I get asked about church planting a lot, which is funny since I planted a church over 20 years ago… when I was 23 years old. The term Church Planter seems to infer more than one… I was done at one; succeed or fail, one church was it for me.
Cape Cod Church has been a blessed story. After five years of meeting in an office space with a handful of people we were able to purchase our first small property (with the help of an army of churches from the BBFI). As the years passed we expanded, added services, parking lots and people. In April of this year we completed a five year relocation plan, celebrating in our new facilities with nearly 1,400 people what was in many ways the culmination of a dream God had put in our hearts. In the six months since the opening of our new facility we have welcomed nearly 2,000 visitors, seen over 200 people commit their lives to Christ and begun to lay the foundation for what we are praying God will do over the next 20 years.
This is a good moment to step back and reflect on what I have learned about church, church planting, and reaching the un-churched in a secular setting.
1. God uses leaders
I am not against teams (I wish I had had one), and I am not fond of the "honor" culture that elevates "The Man," but I do recognize a reality: God uses a man and his unique gifts to do a job. It's not every man, and it's not always easy to pick out which man he will use, but still, he uses a man to lead a church.
2. It takes time
I took too much time, but that was me, a slow learner. Still, church planting is the creation of a living thing with all of the characteristics of a growing child. It takes time to grow and mature and become what God intended. We are getting better at helping church planters shorten the time to start a church, but realistically, planting a healthy church takes more than 12 months - it takes years.
Planting a healthy church takes more than 12 months - it takes years.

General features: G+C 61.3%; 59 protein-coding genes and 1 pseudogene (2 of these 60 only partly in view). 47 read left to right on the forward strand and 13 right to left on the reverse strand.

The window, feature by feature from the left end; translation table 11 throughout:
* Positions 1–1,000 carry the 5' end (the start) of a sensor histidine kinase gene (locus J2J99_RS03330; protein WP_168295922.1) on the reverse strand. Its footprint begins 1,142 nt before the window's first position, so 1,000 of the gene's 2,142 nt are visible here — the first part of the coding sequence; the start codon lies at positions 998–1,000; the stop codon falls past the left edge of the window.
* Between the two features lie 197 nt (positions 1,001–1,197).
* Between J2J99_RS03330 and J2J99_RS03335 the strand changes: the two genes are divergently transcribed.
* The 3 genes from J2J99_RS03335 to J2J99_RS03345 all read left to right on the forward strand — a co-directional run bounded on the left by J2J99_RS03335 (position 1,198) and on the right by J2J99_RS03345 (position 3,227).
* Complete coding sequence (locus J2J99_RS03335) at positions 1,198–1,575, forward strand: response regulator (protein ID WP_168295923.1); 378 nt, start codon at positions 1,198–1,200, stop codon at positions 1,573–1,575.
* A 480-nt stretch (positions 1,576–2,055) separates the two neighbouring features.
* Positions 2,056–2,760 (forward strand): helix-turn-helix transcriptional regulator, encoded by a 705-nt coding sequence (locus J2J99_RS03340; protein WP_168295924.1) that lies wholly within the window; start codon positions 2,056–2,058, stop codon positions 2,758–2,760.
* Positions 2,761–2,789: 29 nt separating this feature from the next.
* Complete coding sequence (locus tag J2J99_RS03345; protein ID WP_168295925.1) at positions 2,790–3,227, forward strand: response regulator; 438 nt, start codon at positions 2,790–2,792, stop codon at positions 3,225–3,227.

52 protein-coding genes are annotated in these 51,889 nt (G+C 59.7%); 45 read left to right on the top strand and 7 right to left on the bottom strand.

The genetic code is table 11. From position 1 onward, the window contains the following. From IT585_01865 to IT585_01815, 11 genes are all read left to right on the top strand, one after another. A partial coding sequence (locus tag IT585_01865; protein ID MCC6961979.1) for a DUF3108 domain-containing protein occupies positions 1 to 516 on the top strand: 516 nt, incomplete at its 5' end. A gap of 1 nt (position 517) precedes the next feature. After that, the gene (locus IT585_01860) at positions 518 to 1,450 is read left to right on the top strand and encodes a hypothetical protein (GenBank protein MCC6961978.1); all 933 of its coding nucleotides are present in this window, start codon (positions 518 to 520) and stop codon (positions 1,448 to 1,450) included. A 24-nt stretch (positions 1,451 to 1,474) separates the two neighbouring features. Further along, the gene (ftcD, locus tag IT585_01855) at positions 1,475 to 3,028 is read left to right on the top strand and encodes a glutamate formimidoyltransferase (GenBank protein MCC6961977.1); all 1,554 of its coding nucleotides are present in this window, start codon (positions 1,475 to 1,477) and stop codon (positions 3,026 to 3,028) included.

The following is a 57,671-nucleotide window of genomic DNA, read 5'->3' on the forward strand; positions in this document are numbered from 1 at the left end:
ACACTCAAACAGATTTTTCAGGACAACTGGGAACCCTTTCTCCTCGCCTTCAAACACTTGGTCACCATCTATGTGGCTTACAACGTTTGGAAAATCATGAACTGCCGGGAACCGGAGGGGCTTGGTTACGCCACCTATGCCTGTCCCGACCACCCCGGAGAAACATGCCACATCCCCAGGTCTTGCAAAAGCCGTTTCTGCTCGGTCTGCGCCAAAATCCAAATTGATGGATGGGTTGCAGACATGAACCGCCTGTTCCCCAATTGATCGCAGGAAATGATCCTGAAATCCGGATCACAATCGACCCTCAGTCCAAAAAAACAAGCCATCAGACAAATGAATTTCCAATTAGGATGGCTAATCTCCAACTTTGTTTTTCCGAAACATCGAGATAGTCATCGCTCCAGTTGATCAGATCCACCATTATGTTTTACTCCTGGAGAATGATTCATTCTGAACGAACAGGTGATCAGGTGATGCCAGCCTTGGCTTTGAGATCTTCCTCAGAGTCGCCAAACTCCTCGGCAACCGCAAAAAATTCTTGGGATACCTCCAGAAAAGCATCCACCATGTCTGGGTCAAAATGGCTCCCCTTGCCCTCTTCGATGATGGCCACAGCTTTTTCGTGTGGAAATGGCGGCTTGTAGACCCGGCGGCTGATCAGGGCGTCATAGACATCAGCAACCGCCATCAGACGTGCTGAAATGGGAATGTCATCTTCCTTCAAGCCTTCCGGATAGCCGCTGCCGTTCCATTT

3. Buildings matter
My experience has been that buildings (rightly or wrongly) confer a credibility to the very people we are trying to reach. A building can be the most key evangelistic tool a church has, even a modest building. Of course buildings are not everything, as evidenced by the hundreds of empty church buildings across America.
4. Letting go of baggage
Innovation often pivots on the ability to let go of a practice past it's prime to embrace something new. Church planting requires a flexibility to innovate. What worked in the past, in a different place, or in a settled situation may need to be adapted, altered, or even eliminated in the church plant. The challenge is to always remain faithful, knowing what to release, and what to forever hold tight. Far too often innovation has become a laughable combination of copying the latest guru and one-upmanship, where hipsters try to "out-hip" one another. True innovation is more about frightening risk-taking and less about our contemporary hip factor.
5. Language and culture
It may surprise some that I don't think the Northeast is a particularly hard place to build a church. Every culture has its language: a way of experiencing, seeing, and hearing. Learning that language and speaking it well is a matter of respect and wisdom and it sits at the heart of effective ministry to any group of people. When we try to force our "foreign" language on a group of people we should not be surprised when they respond with bewildered silence. The language and culture of the church is foreign to our secular culture. We have to master a new language, translating the truth of God's word and hope in Christ into language that can be heard in our unique cultures.
Ben Feldott is founding and Sr. Pastor at Cape Cod Church in East Falmouth, Massachusetts planted in 1991. He is a graduate of Baptist Bible College. He and his wife Tammy have three children. The church website is www.capecodchurch.com.